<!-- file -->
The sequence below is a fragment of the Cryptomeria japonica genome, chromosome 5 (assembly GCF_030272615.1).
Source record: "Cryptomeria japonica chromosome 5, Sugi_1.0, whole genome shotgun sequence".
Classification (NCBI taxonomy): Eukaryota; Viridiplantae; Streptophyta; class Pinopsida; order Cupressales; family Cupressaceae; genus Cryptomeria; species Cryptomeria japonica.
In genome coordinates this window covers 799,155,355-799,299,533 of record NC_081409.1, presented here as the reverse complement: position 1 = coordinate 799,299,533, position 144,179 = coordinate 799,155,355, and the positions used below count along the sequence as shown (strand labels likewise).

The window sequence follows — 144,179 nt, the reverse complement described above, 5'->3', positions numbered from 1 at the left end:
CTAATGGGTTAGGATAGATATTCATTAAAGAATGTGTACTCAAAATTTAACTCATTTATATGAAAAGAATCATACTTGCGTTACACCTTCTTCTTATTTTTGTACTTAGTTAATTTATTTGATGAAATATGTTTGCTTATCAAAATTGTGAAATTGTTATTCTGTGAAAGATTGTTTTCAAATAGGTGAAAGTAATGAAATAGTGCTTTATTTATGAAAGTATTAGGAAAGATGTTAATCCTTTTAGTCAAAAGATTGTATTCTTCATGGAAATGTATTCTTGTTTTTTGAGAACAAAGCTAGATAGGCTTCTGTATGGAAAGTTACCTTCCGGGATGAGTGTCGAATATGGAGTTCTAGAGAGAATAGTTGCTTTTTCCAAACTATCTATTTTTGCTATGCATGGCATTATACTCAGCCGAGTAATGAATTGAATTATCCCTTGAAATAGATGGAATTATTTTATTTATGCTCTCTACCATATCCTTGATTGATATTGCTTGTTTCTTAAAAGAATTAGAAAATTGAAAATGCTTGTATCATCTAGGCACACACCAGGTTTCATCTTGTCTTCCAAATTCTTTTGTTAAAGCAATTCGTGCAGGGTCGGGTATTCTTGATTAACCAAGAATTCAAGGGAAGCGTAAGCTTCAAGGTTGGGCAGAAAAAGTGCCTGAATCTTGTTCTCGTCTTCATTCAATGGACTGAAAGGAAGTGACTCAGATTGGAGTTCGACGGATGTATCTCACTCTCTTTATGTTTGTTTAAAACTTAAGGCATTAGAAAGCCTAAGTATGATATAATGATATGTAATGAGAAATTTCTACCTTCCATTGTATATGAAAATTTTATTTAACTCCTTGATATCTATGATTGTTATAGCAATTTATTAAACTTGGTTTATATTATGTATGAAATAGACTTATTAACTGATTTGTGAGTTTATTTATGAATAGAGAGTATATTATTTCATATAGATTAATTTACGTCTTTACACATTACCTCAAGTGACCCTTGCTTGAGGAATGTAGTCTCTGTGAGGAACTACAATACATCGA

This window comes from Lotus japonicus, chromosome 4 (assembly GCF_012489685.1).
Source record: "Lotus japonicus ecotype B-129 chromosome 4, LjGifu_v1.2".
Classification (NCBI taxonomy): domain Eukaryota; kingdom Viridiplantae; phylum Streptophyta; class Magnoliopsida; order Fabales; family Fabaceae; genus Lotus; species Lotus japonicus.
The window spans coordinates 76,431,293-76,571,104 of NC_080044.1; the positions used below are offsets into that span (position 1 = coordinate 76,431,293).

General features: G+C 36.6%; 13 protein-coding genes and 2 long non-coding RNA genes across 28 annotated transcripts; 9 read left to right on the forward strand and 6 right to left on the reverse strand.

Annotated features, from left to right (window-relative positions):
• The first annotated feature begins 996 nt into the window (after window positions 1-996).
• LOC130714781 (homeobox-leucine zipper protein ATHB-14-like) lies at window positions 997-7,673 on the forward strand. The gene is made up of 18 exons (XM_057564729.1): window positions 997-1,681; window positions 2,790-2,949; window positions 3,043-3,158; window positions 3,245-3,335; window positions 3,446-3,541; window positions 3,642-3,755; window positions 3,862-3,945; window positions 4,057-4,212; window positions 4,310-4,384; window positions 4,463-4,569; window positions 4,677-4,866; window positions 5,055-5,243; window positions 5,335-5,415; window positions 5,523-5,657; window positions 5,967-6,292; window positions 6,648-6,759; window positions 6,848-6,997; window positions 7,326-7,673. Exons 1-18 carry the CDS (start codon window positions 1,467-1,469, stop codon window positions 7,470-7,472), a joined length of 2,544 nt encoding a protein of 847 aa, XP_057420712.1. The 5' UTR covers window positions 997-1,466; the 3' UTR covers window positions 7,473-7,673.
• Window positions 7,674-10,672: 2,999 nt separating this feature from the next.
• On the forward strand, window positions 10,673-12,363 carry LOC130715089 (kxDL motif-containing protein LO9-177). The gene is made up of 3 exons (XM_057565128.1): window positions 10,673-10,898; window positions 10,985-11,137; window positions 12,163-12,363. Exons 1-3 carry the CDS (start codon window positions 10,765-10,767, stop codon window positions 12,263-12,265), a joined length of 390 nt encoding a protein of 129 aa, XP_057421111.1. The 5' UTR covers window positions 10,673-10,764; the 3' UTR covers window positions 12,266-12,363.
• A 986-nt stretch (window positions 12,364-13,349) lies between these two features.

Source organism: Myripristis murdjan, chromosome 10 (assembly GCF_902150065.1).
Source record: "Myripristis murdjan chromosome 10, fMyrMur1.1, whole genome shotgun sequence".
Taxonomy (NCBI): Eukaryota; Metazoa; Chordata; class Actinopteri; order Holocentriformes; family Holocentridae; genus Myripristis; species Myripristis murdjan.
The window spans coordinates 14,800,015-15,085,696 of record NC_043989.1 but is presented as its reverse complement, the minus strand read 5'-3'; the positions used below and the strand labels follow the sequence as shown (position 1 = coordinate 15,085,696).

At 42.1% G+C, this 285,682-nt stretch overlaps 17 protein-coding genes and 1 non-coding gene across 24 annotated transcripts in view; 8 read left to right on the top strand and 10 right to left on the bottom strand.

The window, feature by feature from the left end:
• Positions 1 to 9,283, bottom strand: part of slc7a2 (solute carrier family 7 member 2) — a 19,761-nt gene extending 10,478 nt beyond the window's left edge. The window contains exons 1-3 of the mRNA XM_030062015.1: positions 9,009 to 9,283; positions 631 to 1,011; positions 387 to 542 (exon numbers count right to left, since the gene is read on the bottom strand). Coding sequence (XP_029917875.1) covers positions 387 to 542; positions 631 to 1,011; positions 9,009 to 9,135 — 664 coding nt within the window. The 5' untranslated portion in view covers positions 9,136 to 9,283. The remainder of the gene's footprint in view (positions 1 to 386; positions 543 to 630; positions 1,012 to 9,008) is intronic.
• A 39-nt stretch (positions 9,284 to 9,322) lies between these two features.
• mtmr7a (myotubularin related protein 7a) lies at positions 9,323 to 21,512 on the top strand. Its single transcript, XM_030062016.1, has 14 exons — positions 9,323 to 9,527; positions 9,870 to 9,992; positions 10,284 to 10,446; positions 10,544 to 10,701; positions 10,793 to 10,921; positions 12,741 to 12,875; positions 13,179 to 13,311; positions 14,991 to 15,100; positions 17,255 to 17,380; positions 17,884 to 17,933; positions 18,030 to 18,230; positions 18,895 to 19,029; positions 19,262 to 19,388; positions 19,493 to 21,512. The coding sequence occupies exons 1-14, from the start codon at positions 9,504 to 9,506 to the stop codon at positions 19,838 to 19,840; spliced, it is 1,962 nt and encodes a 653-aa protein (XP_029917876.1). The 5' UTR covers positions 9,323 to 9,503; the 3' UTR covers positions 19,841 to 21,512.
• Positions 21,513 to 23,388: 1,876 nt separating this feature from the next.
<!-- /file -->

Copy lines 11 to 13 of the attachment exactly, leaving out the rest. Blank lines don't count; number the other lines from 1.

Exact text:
General features: G+C 36.6%; 13 protein-coding genes and 2 long non-coding RNA genes across 28 annotated transcripts; 9 read left to right on the forward strand and 6 right to left on the reverse strand.

Annotated features, from left to right (window-relative positions):
• The first annotated feature begins 996 nt into the window (after window positions 1-996).